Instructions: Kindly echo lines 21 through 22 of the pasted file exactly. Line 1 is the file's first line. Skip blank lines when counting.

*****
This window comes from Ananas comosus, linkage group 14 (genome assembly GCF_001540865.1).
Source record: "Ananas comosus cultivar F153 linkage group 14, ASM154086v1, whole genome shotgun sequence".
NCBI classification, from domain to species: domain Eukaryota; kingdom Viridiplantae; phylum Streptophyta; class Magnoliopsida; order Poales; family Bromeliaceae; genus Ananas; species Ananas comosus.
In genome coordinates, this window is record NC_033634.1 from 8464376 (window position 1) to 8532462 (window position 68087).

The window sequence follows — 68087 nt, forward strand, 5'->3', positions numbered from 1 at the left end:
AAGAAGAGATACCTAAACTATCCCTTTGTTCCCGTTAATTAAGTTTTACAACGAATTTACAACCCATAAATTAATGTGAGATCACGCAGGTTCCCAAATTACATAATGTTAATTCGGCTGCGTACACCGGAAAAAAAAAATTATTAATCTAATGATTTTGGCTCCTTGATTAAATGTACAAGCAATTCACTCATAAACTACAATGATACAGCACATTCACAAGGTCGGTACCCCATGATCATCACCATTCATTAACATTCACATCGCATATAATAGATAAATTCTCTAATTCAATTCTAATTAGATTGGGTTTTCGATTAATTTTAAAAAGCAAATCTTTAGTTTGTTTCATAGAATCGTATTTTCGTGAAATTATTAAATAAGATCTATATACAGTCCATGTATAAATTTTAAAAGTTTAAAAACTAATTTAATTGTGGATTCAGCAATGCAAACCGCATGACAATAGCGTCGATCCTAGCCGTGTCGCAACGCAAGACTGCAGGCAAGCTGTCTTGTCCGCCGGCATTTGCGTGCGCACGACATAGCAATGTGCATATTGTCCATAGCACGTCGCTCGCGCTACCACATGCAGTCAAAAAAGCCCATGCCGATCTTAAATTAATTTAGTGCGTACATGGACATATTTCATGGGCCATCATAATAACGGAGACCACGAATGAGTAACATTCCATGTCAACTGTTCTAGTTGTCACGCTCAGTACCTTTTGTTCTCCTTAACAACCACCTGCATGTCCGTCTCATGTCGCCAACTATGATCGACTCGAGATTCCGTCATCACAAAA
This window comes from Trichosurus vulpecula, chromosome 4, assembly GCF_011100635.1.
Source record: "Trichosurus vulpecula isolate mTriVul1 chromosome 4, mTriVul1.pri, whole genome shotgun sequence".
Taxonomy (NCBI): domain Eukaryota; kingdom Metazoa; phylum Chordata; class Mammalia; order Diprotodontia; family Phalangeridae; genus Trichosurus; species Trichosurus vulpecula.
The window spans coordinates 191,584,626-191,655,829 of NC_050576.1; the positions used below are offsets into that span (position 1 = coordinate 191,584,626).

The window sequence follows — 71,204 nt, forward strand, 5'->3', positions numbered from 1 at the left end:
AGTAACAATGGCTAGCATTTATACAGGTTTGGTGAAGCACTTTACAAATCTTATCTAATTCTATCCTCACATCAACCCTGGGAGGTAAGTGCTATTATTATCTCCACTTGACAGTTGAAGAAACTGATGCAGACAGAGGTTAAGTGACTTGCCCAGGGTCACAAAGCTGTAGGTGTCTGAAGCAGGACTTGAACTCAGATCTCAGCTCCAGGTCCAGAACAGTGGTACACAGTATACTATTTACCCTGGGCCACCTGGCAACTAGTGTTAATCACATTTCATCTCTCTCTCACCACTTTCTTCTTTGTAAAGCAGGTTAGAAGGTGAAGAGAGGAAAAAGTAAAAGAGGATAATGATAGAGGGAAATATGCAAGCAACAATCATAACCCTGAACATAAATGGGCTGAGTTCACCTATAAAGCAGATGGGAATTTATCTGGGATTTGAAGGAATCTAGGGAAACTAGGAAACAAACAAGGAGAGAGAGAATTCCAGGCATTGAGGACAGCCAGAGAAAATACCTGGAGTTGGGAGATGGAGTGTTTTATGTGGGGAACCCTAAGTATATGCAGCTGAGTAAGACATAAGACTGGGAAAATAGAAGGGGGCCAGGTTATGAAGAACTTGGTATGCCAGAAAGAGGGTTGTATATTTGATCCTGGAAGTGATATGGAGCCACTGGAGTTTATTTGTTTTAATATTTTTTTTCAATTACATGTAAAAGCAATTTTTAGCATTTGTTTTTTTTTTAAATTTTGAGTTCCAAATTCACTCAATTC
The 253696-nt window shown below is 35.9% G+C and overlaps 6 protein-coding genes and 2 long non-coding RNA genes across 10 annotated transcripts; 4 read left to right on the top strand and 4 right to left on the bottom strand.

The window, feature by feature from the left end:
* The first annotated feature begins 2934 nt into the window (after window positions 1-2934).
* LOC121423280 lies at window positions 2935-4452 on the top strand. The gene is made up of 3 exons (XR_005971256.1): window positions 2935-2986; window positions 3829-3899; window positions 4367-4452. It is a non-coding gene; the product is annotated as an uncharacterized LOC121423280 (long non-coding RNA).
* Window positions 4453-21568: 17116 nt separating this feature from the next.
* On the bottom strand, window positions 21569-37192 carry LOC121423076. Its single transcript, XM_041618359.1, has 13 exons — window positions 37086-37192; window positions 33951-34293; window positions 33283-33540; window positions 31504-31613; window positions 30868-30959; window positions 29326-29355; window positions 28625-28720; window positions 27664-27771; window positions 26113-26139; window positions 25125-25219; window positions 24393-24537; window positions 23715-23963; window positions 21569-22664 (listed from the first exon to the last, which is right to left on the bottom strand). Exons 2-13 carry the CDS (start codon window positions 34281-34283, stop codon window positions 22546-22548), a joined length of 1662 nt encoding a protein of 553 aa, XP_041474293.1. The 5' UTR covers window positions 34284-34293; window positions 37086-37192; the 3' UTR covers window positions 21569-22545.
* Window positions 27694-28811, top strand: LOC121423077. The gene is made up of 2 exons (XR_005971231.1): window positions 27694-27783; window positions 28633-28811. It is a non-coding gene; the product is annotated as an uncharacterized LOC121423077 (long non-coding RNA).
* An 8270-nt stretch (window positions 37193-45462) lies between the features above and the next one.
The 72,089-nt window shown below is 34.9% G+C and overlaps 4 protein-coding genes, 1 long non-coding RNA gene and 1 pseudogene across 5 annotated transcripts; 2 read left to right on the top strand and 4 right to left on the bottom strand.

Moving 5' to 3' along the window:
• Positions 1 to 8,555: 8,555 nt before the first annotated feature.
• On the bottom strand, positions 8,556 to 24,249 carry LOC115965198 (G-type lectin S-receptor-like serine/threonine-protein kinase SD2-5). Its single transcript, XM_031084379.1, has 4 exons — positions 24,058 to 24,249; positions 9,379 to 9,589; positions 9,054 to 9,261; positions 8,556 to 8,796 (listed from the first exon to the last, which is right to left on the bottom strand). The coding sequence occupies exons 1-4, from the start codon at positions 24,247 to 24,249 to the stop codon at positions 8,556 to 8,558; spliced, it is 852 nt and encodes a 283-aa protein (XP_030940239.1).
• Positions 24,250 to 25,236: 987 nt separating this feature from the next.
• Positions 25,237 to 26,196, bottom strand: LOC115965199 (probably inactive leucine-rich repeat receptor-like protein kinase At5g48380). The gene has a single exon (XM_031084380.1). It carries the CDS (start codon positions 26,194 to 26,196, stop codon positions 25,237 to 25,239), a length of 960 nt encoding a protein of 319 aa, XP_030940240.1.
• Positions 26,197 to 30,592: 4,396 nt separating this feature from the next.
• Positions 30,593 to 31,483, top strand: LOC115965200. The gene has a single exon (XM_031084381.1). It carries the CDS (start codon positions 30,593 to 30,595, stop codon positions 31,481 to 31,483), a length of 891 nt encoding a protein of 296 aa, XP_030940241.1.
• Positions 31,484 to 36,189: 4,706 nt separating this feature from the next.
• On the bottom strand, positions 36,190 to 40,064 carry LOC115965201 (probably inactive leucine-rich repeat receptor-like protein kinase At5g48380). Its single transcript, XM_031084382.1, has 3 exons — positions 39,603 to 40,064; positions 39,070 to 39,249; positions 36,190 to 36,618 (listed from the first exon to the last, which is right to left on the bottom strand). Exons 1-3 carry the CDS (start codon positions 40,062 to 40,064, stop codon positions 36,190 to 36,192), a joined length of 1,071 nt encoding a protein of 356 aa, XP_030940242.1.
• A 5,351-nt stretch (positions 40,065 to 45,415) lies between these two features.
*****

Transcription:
The 72,089-nt window shown below is 34.9% G+C and overlaps 4 protein-coding genes, 1 long non-coding RNA gene and 1 pseudogene across 5 annotated transcripts; 2 read left to right on the top strand and 4 right to left on the bottom strand.

Moving 5' to 3' along the window: